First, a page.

It has been understood for some time that microplastics provide a protective environment (the so-called “plastic ball”) in which bacteria can live in wastewater. For the first time, researchers at the University of Stirling, Scotland, have tracked how this might enable bacteria to survive the journey out to sea and make their way to our shores, where they can come into contact with humans.
Lead researcher Rebecca Metcalfe, under the direction of Professor Richard Quilliam, exposed microplastic particles that bacteria have colonized in wastewater to the different environments they are likely to pass through on their way to our shores. Metcalfe and her team found that not only could bacteria such as Escherichia coli survive the entire trip, but also viable bacteria survived for 7 days on the sand.
“Plastic provides a substrate for the transfer of pathogens from wastewater, through river and estuary waters, seawater, and finally to beaches where they are most likely to come into contact with humans,” explains Metcalf. “Other surfaces where bacteria settle, such as seaweed, will not necessarily pass through this route of transmission.”
Concerned by their findings, Metcalfe wanted to know if this theoretical survival was occurring on the real beaches in Scotland. They collected polyethylene and polystyrene plastic waste from 10 Scottish beaches and screened it for seven target bacteria that cause disease in humans. Alarmingly, they found that these bacteria were present in almost all samples, with some showing resistance to our most commonly used antibiotics.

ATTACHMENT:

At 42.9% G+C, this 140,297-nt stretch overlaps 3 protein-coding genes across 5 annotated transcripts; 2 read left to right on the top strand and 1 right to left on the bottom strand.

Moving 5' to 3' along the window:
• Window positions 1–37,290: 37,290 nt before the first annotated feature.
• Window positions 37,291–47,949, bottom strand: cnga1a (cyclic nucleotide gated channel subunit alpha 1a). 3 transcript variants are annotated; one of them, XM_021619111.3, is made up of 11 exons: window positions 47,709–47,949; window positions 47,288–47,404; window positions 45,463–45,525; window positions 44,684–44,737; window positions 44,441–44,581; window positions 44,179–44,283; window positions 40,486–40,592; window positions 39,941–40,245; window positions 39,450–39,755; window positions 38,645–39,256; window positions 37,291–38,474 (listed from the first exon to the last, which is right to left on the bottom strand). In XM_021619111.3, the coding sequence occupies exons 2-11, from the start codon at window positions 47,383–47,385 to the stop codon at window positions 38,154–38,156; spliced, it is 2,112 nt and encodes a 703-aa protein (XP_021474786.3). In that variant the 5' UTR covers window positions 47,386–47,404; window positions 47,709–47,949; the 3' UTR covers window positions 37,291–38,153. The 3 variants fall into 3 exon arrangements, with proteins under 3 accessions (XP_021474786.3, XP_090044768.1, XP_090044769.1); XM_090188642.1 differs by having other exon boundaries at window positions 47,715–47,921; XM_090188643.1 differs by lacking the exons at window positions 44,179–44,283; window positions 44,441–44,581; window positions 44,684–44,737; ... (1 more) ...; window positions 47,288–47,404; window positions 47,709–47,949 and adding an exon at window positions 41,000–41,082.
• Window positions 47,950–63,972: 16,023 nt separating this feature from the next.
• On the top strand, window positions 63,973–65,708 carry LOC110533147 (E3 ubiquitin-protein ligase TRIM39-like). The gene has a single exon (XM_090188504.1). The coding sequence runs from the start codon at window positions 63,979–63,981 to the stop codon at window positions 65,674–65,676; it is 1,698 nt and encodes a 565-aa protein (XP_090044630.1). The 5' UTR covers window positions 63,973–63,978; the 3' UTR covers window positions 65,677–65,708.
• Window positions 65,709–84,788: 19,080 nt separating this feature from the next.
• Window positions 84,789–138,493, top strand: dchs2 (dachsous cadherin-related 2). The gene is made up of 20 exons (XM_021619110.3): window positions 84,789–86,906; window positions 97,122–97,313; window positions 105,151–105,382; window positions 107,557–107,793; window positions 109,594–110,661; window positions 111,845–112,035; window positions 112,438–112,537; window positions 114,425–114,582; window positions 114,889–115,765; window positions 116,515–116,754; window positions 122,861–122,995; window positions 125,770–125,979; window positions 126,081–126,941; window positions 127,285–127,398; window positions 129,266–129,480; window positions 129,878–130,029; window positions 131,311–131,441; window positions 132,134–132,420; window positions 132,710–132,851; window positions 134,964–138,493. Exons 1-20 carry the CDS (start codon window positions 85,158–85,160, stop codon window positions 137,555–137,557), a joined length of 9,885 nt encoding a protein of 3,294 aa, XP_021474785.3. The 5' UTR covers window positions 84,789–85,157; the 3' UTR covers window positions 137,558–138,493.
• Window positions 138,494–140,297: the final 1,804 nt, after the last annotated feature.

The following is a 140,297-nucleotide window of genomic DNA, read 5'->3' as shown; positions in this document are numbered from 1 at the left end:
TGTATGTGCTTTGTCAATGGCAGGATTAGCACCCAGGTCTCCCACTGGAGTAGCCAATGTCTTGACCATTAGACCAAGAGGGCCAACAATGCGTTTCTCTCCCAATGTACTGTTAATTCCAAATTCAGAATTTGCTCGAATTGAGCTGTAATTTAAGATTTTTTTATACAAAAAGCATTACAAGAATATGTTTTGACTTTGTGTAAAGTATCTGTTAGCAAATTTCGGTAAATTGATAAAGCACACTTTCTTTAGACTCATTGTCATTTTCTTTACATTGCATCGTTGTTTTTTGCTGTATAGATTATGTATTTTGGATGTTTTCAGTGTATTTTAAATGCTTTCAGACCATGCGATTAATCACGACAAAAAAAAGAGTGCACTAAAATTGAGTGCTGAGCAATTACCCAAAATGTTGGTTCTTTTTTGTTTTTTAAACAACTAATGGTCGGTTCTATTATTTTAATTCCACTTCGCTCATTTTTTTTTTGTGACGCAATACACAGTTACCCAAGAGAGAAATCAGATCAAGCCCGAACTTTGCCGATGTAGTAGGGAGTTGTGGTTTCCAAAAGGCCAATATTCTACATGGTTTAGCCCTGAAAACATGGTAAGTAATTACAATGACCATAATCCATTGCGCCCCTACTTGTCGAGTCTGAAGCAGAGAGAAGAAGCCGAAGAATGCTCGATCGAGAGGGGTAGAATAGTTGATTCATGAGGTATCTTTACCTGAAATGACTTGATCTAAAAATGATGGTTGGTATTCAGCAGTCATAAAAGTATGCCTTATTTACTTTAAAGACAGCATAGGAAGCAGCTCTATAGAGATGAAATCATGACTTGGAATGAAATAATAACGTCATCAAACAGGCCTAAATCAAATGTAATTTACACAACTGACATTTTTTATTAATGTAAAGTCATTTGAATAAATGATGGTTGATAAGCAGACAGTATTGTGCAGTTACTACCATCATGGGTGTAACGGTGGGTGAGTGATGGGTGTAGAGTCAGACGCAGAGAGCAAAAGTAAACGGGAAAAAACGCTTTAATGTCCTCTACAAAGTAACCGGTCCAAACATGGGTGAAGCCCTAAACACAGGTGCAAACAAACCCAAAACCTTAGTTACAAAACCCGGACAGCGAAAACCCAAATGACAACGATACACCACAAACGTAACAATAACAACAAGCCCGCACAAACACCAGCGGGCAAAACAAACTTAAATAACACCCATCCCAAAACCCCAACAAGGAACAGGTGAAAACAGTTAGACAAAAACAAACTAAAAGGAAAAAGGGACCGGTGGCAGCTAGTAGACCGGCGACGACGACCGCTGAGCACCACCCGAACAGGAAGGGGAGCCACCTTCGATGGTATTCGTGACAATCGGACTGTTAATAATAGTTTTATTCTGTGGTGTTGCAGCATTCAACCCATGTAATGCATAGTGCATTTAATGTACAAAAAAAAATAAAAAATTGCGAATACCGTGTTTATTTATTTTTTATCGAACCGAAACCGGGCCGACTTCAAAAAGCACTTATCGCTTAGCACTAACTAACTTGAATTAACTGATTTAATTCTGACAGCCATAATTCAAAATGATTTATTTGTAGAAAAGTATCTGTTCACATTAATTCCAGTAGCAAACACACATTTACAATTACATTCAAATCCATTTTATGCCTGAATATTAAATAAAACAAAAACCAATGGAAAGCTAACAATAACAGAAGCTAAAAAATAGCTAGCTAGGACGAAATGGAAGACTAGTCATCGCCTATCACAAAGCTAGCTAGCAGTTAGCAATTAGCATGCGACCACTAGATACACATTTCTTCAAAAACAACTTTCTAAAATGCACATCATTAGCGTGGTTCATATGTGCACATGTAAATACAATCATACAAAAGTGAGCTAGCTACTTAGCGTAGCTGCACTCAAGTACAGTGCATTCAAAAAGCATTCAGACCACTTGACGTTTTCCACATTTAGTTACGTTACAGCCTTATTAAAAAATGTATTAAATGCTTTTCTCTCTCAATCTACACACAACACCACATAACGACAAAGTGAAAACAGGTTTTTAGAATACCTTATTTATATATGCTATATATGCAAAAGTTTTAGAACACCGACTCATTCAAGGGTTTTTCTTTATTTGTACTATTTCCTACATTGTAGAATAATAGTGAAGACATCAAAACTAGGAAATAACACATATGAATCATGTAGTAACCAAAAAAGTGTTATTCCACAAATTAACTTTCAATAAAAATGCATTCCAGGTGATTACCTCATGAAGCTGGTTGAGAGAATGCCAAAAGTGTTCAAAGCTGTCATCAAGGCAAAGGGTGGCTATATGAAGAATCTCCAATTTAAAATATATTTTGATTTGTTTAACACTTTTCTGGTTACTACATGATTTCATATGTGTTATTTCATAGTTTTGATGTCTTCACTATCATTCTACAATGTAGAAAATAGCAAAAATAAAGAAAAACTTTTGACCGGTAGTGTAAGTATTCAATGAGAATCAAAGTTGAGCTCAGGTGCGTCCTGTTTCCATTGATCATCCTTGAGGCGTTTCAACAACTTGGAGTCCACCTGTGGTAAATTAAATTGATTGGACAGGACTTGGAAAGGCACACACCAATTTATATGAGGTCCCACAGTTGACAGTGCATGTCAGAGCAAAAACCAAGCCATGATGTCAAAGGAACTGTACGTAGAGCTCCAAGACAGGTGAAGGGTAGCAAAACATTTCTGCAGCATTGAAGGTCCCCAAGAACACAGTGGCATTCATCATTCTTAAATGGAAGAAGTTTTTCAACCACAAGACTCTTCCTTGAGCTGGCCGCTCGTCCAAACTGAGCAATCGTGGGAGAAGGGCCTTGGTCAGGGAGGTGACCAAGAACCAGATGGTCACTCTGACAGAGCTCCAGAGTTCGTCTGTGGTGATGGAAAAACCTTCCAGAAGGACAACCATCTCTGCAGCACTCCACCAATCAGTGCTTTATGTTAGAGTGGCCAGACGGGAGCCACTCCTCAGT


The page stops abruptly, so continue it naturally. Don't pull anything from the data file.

This is worrisome in light of sewage intrusion and sewage flows onto our beaches. “We already have wastewater that ends up in the environment that contains harmful bacteria,” Metcalf says. “But plastic carries bacteria to places where they are more likely to come into contact with people.”
“We hope our research will add to the growing comprehensive evidence and support increased public awareness and ultimately drive toward legislative changes for the disposal of plastics in the environment.”
Research still needs to be done to fully understand the potential risk this may pose to those bathing on Britain’s beaches, as the potential for these pathogens to infect humans is unknown. Still, the researchers urge the public to be concerned about plastic pollution, but stress the importance of removing plastic from our beaches.
“Don’t be afraid to participate in a beach cleanup, it is essential to remove plastics from our beaches and dispose of them properly, but I would encourage the public to wash their hands or use gloves.”
Provided by the Society for Microbiology
the quote: Microplastics Could Help Dangerous Bacteria Survive on Scottish Beaches (2023, April 14) Retrieved April 14, 2023 from https://phys.org/news/2023-04-microplastics-dangerous-bacteria-survive -scottish. html
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